I have very little time for blogging these days, but because I’m both ahead of and behind my schedule, I thought I’d spend a few moments writing a post about our Portland trip. My girls and I arrived back at Albuquerque Sunport late Tuesday night, woke to a brilliant New Mexico day on Wednesday, and have since attempted to ease into our normal schedule. We unpacked. We stowed the suitcases and started the laundry. I finished filling in my eldest daughter’s grade sheets and sent them off to her high school academy. We–or at least–I feel like a victor, even though my house is filthy, and I missed my chiropractor appointment this morning. I should be at that appointment right now, so why not blog instead? It takes a lot less effort than cleaning.
I have much to say about the trip to Portland, but I won’t attempt to cram it all in one post. I will reserve this post for the best part, 17th C England. What, you ask, does 17th C England have to do with Portland in the 21st C? Nothing, except that I discovered Jody Hedlund’s debut novel, The Preacher’s Bride, facing out and on prominent display in Barnes and Nobles while visiting. And the setting of the her book is 17th C England. I couldn’t help myself. I had to buy it.
I will not lie to you. I don’t particularly care for romance books. I like romance in a book, but not a book that is labeled as such. And if I were to create a gradient scale, books written by English people in the 17th C would be at the top of the scale, with historical fiction below it and historical romance even further down on the decline. Other genres would fill in the gaps: I love travel memoir, for example. Travel memoir is somewhere at the top of the scale.
The Preacher’s Bride, however, is the type of book that ensnares the reader, regardless of its genre. Once I’d begun, I couldn’t easily put it down. The heroine lures the reader into her story with her enticing character. She’s strong-willed, intelligent, and speaks her mind without being flighty or spunky. I hate spunky heroines. Spunky heroines are stereotypical females with a lot of pluck combined with much silliness (think Shopaholic). They make me want to retch. Hedlund’s heroine, Elizabeth Whitbread, is far too hardworking and honest to be spunky.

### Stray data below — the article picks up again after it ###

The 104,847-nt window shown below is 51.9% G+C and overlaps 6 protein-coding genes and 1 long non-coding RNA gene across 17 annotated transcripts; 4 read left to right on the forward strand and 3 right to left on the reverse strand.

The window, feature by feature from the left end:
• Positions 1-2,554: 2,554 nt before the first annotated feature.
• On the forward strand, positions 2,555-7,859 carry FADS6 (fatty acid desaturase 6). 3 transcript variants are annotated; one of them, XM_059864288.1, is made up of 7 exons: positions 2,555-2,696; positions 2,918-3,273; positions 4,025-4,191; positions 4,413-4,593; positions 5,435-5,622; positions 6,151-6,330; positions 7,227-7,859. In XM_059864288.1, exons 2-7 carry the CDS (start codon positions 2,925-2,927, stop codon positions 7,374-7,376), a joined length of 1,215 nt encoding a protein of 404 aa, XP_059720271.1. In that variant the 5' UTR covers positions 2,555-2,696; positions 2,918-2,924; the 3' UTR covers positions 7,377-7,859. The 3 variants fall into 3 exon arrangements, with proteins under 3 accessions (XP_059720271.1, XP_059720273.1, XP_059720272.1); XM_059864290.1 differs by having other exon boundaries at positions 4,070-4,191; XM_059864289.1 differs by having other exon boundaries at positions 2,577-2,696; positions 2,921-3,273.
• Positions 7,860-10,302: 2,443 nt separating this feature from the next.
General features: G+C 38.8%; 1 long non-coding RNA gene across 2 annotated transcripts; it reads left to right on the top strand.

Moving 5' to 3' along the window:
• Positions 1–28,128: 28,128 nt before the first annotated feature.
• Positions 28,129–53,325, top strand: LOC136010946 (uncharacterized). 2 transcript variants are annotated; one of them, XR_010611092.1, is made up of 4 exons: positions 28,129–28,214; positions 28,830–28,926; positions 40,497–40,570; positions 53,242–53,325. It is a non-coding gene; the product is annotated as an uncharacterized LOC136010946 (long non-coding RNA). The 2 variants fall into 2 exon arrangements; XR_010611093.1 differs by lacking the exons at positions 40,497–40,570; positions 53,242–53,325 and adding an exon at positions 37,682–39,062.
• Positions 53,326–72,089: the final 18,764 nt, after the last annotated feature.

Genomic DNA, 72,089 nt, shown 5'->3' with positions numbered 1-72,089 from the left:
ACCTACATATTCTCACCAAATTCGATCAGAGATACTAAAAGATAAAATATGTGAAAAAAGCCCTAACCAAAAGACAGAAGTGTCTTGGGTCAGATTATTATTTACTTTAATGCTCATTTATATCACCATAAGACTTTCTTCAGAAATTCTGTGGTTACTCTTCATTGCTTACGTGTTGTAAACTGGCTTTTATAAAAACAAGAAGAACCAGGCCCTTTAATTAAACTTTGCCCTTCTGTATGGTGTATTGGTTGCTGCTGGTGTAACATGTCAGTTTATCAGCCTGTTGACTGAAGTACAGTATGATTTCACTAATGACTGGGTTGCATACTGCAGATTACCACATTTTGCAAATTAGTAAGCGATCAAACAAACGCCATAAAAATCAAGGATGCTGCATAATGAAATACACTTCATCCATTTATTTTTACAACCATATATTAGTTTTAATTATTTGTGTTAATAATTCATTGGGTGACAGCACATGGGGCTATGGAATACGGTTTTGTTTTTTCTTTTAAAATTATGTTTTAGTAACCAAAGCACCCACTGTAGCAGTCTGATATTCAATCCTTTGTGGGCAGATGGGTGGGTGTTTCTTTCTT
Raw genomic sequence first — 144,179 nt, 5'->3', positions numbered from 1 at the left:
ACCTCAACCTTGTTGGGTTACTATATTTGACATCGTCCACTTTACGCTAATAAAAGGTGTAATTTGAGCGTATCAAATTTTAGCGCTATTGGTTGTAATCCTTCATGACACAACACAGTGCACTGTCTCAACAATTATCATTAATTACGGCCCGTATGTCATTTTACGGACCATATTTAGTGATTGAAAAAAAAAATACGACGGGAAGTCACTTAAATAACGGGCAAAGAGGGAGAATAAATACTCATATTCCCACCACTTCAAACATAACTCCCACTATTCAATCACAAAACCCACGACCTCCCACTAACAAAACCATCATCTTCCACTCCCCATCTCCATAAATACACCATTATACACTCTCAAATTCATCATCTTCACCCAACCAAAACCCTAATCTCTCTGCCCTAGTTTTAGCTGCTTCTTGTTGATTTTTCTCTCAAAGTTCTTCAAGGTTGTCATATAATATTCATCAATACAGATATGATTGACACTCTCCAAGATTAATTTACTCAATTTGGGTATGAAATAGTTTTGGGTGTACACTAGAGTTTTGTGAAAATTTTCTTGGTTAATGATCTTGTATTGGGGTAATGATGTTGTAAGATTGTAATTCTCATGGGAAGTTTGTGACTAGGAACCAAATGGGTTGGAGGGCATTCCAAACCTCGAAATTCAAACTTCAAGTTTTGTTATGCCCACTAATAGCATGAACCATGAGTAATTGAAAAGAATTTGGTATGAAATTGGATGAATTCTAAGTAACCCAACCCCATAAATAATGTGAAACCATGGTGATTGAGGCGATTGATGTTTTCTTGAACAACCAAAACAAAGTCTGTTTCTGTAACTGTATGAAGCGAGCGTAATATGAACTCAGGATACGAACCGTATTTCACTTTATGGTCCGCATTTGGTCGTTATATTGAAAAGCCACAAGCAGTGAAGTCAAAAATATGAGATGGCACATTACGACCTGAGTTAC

Elizabeth Whitbread is a Puritan maiden who knows no other kind of life but that of the plain and hardworking variety. She enters the world of her love interest, John Costin, as his housekeeper, to care for the man’s children after the death of their mother. She faces many battles as his housekeeper–with him, with some of the local Puritans, and with the Royalists who desire to restore the crown of England. She’s caught in the middle of these forces around her and, to complicate matters, falls in love with John Costin, who, as an arrogant but likable preacher, is the greatest force she must reckon with.
If you like historical novels, you will enjoy this book. If you like romantic novels, you will enjoy this book. I personally don’t go in for people “probing the depths” of each others’ eyes (which sounds very painful, in my opinion), but that is my prejudice. I would still rate this book as a 4 out of 5 stars due to the quality of the writing, the story, and the characters. I would not give it a 5 out of 5 because, for me, the book lacked setting and background. I came away not knowing enough about the town where they lived and the way of life of the Puritans who lived there. And if I didn’t already know much of the historical background, I would have come away with a deficit of understanding. I’m the type of reader who wants details, and a lot of them. This is not to say that the author didn’t give any details, but not enough of them, or not enough of the right kind. I’d trade the romantic bits for historical/setting details any day.***I’m editing in to add that the problem here is not with the author, but the reader. I hope I’ve made that clear. It’s a matter of my preferences.
And that brings me to my ultimate prejudice. I’m not altogether sympathetic with Cromwell’s regime. Religious persecution did exist in England under Charles I. But when Cromwell established the Commonwealth of England, he replaced one tyrannical government with another. That almost never works. People who work very hard day after day don’t like it. And, for all the supposed religious freedom under Cromwell, Catholics were still oppressed. Charles II, who was restored to the throne in 1660, was an amoral man in many ways, but he brought back the art of theater and was a great patron of the arts and sciences.
I have to admit, though, that Elizabeth and John are more than simply Puritans characters. They are complex characters whose lives are affected by the changing of the guard–when all they really want is to have an intact and healthy family (Elizabeth’s desire) and preach the gospel of Christ (John’s desire). Why any government should oppose such peaceable desires is beyond me.